How to catch the dracaena meteor shower tonight

Illustration of an article titled How to Catch the Dragon Meteor Shower Tonight

Photo: peresanz (Shutterstock)

October is a great month for astronomical events. Don’t just offer Two chances to see a full moon– With an appearance before Mars, too – There are also a few meteor showers on the night sky stream. And as it turns out, it will happen this week. Here’s how to catch the Draconid meteor shower tonight.

What is the dracaena meteor shower?

The Draconid meteor shower occurs every year, with some displays being more impressive than others. (For example, in 1933, observers saw Europe Up to 500 Draconids Per minute.) We’re unlikely to see something like this again, but that doesn’t mean it’s not worth a peek outside tonight to catch a glimpse of some of the drop stars (only Another word for meteorites).

How to see the dracaena meteor shower

Every year, this meteorite is active from October 6 – 10. It was initially expected that last night, October 7It would be the climax, though that was only guesswork. sOur chances of seeing some falling stars tonight should be good. There may be more opportunities during a Saturday night, so keep an eye on the skies.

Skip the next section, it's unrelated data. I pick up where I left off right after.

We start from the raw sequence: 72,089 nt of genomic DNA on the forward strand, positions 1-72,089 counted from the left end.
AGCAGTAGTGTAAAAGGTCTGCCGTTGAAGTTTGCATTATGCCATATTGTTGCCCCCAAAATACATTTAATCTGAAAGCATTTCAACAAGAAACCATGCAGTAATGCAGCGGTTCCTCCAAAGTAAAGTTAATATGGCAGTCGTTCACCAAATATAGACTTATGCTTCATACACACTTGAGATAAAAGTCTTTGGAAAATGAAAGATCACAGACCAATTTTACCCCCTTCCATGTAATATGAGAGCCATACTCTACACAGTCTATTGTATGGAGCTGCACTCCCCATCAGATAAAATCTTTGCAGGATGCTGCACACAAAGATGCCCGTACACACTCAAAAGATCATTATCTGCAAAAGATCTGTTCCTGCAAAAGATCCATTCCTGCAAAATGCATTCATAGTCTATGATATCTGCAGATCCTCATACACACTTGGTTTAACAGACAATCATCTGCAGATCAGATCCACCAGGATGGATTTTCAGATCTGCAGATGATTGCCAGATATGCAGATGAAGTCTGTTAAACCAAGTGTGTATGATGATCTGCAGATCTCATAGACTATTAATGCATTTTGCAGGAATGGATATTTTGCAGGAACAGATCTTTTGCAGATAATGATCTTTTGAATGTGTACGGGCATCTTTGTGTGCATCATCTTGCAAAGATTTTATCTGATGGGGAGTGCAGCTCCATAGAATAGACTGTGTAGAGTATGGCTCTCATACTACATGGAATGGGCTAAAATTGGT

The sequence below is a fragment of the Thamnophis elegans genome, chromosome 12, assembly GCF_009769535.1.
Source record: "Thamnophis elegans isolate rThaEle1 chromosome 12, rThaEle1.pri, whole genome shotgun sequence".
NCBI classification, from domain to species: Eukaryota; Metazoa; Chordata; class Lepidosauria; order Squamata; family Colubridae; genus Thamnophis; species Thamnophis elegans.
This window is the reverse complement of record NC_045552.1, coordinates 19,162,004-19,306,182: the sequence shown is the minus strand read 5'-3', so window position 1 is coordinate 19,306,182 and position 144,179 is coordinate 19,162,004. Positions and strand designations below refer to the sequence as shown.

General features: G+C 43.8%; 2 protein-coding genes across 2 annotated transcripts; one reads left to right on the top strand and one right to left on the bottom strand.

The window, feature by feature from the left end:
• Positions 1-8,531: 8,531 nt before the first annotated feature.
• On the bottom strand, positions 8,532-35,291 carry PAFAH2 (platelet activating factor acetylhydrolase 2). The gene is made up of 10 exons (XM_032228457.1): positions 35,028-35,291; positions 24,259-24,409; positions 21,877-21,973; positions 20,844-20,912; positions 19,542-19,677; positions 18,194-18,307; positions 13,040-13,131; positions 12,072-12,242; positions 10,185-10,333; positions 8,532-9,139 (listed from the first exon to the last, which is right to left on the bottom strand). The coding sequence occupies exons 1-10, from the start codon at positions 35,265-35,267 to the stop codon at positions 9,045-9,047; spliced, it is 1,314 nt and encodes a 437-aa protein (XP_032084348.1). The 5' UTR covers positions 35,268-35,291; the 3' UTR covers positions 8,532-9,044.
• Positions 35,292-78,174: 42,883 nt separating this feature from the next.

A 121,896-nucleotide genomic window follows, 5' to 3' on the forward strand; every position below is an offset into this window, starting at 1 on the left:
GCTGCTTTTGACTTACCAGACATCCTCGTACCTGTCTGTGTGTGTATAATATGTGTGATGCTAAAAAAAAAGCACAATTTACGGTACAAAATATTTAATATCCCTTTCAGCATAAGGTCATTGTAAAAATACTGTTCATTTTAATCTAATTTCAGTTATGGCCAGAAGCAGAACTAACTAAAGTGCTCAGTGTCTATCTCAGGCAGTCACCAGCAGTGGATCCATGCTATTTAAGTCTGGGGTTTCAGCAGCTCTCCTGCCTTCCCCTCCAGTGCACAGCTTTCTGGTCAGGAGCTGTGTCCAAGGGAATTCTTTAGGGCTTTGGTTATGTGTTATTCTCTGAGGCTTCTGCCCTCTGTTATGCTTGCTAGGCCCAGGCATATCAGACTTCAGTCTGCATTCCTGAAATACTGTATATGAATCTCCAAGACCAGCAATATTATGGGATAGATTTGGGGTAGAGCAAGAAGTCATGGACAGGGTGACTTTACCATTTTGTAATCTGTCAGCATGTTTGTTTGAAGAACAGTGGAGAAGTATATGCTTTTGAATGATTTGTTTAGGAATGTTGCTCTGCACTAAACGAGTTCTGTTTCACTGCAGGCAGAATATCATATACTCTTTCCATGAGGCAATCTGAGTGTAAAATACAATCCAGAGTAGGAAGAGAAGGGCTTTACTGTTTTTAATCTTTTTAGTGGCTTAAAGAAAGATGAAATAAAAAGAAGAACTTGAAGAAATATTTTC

to me EarthSky, Regardless of your location, the best time to see a Draconid meteor shower is at nightfall or early in the evening, and definitely before midnight. This is because the waning moon of Jepus (about 75% lit) will not rise until mid-evening. Making it darker when it gets dark And increase your chances of seeing a meteor Show.

Meteor showers will be more pronounced in the northern hemisphere than in the southern hemisphere, although “even at northern latitudes, Draconids are usually very modest showers, presenting only a few slow-moving meteors per hour,” According to EarthSky.

More meteors are coming

If the Draconid meteor shower wasn’t all you hoped for (which is an obvious possibility), don’t worry – you’ll have other chances to see meteors this month. Specifically, the Orionids will peak On the nights of October. 20- 21. Stay in touch: We will provide you with more astronomical information informations Closer to that History.

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